LIMITATION OF LIABILITY CLAUSES, DIRECT & CONSEQUENTIAL LOST PROFITS
By: Robert S. Reda
On January 6, 2015, the Illinois Appellate Court for the 2nd District decided the Lost Profits matter of Westlake Financial Group v. CDH-Delnor Health System, dockted as 2-14-0580. Click here for Opinion
The relationship between Westlake and Delnor was defined by a General Service Agreement. On April 18, 2011, Delnor notified Westlake by letter that it would not honor the contract because it merged with another company and the surviving entity switched to a new Broker of Record, Towers Watson, replacing Westlake.
Westlake argued that the termination letter breached the contract entitling it to direct Lost Profits as damages. Delnor argued that the limitation of liability clause in the contract barred Westlake from recovering all lost profits, whether direct or consequential.
Direct and Consequential Damages
: “Direct damages,” also called “general damages,” are “[d]amages that the law presumes follow the type of wrong complained of.” Black’s Law Dictionary 394 (7th ed. 1999). “Consequential damages” are losses or injuries that do not flow directly and immediately from a party’s wrongful act but rather result indirectly from the act. Hartford Accident & Indemnity Co. v. Case Foundation Co., 10 Ill. App. 3d 115, 124 (1973); Black’s Law Dictionary 394 (4th ed. 1999); see also 24 Richard A. Lord, Williston on Contracts § 64:12 (4th ed. 2014) (general damages are those that naturally flow from the breach while consequential damages were not the invariable result of such a breach but were reasonably foreseeable or contemplated by the parties as a probable result of a breach when the contract was entered).
: Lost profits can be categorized as either direct or consequential damages, depending on the situation. For example, in Midland Hotel Corp. v. Reuben H. Donnelley Corp., 118 Ill. 2d 306, 319 (1987), the supreme court stated that, as a matter of law, the plaintiff’s lost profits from the defendant’s breach of an oral contract to properly include it in the first issue of a newly published telephone directory were a direct result of the defendant’s breach. On the other hand, lost profits were deemed consequential damages in Burrus v. Itek Corp., 46 Ill. App. 3d 350, 358 (1977) (consequential damages incurred where defective printing press caused decrease in output).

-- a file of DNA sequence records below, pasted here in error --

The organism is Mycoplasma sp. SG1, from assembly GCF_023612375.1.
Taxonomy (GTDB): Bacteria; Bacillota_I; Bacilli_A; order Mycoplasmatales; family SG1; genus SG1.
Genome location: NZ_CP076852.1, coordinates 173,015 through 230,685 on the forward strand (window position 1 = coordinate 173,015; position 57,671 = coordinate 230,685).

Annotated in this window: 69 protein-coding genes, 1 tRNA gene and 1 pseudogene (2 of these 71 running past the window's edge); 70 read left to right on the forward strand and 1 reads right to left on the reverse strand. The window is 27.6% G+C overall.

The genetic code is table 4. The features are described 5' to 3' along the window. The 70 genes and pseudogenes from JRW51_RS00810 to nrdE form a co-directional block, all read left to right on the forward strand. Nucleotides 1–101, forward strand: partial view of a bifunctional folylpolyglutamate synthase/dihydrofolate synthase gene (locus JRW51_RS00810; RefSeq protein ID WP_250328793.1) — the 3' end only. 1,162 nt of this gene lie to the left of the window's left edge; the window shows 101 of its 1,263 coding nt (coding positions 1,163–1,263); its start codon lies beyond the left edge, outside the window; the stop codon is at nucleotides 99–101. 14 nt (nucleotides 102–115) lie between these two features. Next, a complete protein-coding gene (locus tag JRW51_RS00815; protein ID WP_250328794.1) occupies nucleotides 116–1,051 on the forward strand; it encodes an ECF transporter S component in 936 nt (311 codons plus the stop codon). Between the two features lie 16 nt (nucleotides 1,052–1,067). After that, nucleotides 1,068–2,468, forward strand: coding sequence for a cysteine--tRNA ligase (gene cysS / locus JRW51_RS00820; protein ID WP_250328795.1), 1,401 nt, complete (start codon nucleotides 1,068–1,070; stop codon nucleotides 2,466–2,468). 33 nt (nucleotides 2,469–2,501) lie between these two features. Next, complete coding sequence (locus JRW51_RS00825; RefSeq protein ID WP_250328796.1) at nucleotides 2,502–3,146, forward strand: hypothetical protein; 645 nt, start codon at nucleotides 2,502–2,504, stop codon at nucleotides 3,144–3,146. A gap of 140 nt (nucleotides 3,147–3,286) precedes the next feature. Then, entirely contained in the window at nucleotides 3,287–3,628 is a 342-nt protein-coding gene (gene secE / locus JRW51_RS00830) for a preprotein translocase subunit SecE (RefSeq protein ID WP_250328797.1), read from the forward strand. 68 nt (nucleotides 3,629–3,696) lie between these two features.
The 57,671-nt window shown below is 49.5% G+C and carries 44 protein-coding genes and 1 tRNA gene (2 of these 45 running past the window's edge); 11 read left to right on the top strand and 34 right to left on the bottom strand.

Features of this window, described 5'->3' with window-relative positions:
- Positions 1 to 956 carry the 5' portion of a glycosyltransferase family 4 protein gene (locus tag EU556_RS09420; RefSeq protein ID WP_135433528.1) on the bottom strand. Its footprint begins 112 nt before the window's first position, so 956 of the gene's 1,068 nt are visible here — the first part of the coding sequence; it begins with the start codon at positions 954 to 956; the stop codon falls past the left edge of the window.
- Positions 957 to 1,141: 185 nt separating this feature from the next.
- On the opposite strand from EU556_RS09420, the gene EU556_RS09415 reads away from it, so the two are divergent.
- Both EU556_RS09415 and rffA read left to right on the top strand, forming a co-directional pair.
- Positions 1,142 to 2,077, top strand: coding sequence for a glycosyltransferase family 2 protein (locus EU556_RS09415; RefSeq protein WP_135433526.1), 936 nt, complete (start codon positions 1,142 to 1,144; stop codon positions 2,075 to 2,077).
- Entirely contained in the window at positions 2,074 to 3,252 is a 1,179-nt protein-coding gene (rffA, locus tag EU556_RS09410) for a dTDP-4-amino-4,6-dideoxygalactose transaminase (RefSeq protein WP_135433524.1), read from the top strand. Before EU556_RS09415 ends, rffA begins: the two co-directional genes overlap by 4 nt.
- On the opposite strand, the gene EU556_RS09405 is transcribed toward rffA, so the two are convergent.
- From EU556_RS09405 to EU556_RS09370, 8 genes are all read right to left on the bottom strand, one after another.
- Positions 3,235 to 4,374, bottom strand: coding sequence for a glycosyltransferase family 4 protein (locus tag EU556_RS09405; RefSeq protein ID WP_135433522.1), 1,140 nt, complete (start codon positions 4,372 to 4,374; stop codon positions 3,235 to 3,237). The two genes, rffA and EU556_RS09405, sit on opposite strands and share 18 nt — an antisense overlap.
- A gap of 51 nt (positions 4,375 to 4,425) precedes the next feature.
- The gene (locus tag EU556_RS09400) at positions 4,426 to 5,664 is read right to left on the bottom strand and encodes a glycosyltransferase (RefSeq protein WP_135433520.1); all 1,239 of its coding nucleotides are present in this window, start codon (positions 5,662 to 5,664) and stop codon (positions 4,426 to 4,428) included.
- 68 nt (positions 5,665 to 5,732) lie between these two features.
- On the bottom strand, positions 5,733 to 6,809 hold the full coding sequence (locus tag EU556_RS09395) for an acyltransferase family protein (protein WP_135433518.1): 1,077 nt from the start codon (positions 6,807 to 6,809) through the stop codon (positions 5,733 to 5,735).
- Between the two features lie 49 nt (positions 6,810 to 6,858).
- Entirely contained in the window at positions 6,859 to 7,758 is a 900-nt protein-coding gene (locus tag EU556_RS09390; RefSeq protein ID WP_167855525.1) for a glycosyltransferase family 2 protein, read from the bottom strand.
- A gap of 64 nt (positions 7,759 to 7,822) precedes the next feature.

Limitation of Liability Clause
: At issue in the Westlake case was the contract’s limitation of liability clause. It is common for contracts between businesses to contain clauses limiting damages for a breach. Clauses limiting such damages are enforced due to the strong public policy favoring freedom of contract, but such clauses are not favored and will be strictly construed against a benefitting party. Hicks v. Airborne Express, Inc., 367 Ill. App. 3d 1005, 1011 (2006).
The limitation of liability clause in Westlake’s contract stated:
. . . under no circumstances shall either party be liable to the other party for any indirect, incidental, consequential, special, punitive or exemplary damages even if either party has been advised of the possibility of such damages, arising from this Agreement, such as, but not limited to, loss of revenue or anticipated profits or lost business.
In this instance, “loss of revenue or anticipated profits” is the same as lost profits. Delnor argued that the above clause barred both direct and consequential lost profits. Westlake argued that the ordinary and customary meaning of the phrase “such as, but not limited to,” is “for example.” The Appellate Court agreed with Westlake, stating that although consequential lost profits were not allowed, Westlake was entitled to its direct lost profits. Cf. People v. Greene, 96 Ill. 2d 334, 339 (1983) (phrase “such as, but not limited to” provided guidance on the kinds of explosive devices prohibited by a statute).
This Opinion is a clarification of existing limitation of liability clauses regarding lost profits. You should have your lawyer, hopefully me, check your contracts limitation of liability clause and update in light of this new ruling.
Robert S. Reda is Westlake's lawyer, a Chicago business attorney and trial lawyer at Reda & Des Jardins, LLC, a forward-thinking, technologically savvy law firm providing top-notch legal services to clients ranging from startups to large companies in a variety of industries.